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Gingivitis and 1.5 year old cat! How to fight it!

post #1 of 11
Thread Starter 
We noticed that our cat's bottom gums are red. It looks like her upper back teeth penetrate the gums at the bottom.
Last week we took her to the vet and she was diagnosed with gingivitis!
She was given a Depo Medrol shot, which we totally hate!
The vet said that possibly we gonna have to pull both upper teeth. I still dont understand how the teeth penetrating the gums causing inflamation and gingivitis are connected!
We bought today the dental care kit at Petsmart (toothbrush and paste), we hope that it will help to fight the gingivitis.
Any suggestions how to fight the gingivitis and what could we possibly do to avoid pulling our kittys teeth out! Without them our kitty will not be able to eat hard food, that means no treats! She is only 1.5 years old and we hate it!

Thank you!
post #2 of 11
Keeping the teeth clean is the best way to fight it. It is not easy but possible to get a cat to accept having its teeth brushed. Start by getting it used tot he taste of the tooth paste by rubbing a little on the side of the outh for a few days, then try and introduce the brush at the side of the mouth while scruffing hte cat gently. Give a treat afterwards. But even if the worst happens, and hte vet has to pull the teeth (1.5 years is very young for htat) the cat will still be able to eat hard food. I have a ten year old cat (Cinders)who has now lost five teeth and loves her kibble.
post #3 of 11
Marlee was diagnosed with this at her yearly check up two years ago. We had her first teeth cleaning done, and they had to pull one tooth. Since then yearly cleanings with her checkup has kept it in check. But the year after she was diagnosed, Milo got it too My vet said that since they share food bowls and water bowls (no way to keep them from doing that) they can pass the bacteria back and forth. So maybe just plan to have your vet do a cleaning, and maybe yearly cleanings will help your problem too!
post #4 of 11
There are some toothless kitties that are able to eat dry food. They do it the way cats with teeth sometimes do it, just swallow it whole. But hopefully your furry one won't get to that point. Brushing with a enzyme toothpaste can help reduce tarter build up. If your up to it, and if your kitty is up to it and likes it, You can try and feed, as a treat, raw chicken necks or wings. The amount of meat and bone on those is usually enough to scrape the teeth pretty much clean. You can also just throw down large chunks of meat but usually doesn't work as well as bone. Another meat option are chicken gizzards. Not up to bone level but may be a little better than regular meat. Thats all I can think of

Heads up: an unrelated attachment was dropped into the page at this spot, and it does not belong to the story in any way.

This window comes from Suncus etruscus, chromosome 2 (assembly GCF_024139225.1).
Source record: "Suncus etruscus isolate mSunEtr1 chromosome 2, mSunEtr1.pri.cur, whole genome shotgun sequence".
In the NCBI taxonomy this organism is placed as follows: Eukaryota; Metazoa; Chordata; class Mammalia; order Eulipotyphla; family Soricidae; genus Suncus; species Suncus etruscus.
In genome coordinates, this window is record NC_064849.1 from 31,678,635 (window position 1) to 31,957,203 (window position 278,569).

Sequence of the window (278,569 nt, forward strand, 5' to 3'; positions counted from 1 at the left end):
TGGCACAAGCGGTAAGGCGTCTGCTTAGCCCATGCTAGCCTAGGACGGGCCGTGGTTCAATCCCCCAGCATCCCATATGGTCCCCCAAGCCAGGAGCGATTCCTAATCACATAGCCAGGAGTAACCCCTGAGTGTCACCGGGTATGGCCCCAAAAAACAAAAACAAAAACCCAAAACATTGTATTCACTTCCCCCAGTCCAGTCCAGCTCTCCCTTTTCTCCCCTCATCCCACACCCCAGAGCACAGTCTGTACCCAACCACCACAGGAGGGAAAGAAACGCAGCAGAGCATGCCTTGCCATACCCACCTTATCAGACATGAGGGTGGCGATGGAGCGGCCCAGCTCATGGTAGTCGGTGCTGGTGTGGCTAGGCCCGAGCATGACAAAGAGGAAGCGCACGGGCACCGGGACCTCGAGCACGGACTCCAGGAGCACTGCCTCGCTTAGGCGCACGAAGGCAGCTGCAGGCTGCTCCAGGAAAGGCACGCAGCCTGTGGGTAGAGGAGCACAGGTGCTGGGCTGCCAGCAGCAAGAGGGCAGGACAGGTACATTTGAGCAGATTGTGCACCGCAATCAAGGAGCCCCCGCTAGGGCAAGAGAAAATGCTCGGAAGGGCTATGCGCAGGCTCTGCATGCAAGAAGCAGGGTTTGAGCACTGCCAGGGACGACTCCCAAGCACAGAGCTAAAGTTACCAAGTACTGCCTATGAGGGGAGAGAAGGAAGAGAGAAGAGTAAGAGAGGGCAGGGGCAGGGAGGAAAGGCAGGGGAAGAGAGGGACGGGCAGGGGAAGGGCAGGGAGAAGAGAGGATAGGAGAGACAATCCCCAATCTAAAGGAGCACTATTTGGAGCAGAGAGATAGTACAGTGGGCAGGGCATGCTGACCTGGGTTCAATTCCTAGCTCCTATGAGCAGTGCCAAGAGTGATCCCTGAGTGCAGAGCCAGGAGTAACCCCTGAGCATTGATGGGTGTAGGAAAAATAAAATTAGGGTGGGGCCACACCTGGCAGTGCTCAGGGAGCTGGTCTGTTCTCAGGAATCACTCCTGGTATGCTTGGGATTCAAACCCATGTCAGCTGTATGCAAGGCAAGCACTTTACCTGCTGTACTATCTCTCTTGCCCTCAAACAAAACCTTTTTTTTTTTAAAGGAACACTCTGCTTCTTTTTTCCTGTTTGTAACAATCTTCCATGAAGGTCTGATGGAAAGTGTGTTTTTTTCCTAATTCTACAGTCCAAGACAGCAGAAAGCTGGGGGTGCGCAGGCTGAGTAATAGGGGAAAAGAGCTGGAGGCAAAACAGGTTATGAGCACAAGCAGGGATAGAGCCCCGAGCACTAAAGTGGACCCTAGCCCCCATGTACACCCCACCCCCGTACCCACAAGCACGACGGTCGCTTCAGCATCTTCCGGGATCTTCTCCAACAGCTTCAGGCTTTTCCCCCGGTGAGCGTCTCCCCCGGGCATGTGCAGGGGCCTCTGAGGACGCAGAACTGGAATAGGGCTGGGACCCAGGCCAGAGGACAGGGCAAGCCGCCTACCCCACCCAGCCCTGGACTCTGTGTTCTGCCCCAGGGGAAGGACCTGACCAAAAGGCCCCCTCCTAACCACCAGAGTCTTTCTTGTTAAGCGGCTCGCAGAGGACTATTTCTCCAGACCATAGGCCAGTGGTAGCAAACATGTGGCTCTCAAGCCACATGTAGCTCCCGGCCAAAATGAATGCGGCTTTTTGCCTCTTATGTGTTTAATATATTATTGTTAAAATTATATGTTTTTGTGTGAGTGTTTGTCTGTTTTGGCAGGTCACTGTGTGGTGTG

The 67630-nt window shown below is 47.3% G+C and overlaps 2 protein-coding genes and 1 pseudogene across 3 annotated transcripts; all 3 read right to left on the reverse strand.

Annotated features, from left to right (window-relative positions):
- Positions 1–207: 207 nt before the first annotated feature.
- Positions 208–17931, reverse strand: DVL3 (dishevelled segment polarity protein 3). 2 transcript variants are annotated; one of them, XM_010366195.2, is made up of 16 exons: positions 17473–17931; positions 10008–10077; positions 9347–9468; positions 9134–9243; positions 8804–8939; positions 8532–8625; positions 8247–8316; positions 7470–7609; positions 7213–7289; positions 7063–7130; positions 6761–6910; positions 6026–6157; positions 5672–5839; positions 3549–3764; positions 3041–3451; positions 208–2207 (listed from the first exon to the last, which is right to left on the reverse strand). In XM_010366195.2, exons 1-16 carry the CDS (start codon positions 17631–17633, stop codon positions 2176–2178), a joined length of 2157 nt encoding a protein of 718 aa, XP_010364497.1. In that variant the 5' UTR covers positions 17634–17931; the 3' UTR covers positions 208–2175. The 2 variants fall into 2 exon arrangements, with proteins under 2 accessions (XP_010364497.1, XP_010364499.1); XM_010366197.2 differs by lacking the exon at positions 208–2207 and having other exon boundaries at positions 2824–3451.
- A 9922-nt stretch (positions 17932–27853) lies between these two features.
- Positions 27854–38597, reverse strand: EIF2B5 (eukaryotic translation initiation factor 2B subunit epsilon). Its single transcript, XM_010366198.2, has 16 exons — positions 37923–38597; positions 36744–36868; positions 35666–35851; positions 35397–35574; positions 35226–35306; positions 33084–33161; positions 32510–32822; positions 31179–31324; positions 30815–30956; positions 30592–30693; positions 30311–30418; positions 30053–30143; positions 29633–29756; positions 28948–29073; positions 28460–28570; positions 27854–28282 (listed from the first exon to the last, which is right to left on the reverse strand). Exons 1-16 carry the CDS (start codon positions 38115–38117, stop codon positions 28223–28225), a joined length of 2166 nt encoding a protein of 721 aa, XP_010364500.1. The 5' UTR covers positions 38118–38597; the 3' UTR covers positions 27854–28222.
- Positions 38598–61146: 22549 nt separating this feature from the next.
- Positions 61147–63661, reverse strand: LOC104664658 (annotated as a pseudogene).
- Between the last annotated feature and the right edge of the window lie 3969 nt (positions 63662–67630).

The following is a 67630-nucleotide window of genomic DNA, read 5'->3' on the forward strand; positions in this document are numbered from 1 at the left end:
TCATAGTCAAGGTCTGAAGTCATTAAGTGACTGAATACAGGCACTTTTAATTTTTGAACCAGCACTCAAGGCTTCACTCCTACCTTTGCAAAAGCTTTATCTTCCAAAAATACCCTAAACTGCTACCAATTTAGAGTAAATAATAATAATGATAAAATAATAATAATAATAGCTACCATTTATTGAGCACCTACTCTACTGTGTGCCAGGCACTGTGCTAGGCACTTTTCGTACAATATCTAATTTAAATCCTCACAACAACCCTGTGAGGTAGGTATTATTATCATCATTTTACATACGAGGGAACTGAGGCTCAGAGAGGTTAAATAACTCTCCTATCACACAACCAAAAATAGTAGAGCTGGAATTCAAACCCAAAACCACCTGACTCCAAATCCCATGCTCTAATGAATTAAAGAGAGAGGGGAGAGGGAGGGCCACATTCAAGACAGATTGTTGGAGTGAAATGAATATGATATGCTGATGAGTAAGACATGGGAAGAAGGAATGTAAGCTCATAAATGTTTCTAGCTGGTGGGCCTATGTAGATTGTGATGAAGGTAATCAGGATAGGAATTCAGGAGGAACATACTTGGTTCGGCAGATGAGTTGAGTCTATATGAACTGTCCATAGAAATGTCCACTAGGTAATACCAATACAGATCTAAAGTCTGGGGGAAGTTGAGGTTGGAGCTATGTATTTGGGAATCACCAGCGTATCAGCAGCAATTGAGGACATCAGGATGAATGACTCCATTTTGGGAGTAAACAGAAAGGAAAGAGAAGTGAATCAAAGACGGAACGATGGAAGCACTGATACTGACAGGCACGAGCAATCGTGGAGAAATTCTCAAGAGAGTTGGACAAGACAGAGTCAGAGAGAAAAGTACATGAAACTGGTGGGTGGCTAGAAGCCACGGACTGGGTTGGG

Take care
post #5 of 11
Gingivitis that early may be a sign of stomatitis. Did your vet mention this at all? Does the roof of her mouth look inflamed? May be worth checking into.

Also, have you gotten her FIV/FELV tested? Teeth problems this early can be signs of FELV.

Of course it is possible she just has bad teeth/gums for genetic reasons. I would discuss getting a dental done with your vet and some dental x-rays to make sure she's not getting any abscessed teeth. Also a round of antibiotics such as clindamycin may help. As mentioned above, if she does have to have some teeth extracted it isn't the end of the world. We just had a three year old in that we had to pull virtually all of her teeth and she's bounced back fairly well. We also have a 3 year old clinic cat that has terrible teeth. We have to do a dental on her every 6-10 months and put her on a round of antibiotics every once in awhile. Thus far we haven't had to pull anything.

Best of luck to you and your kitty!
post #6 of 11
The only thing I have to add is the paste at the pet stores is generally useless.

The only toothpaste that will helps is called c.e.t. and can only be purchased through a vet. It is an enzymatic toothpaste (breaks down bacteria). the OTC pastes don't do any thing.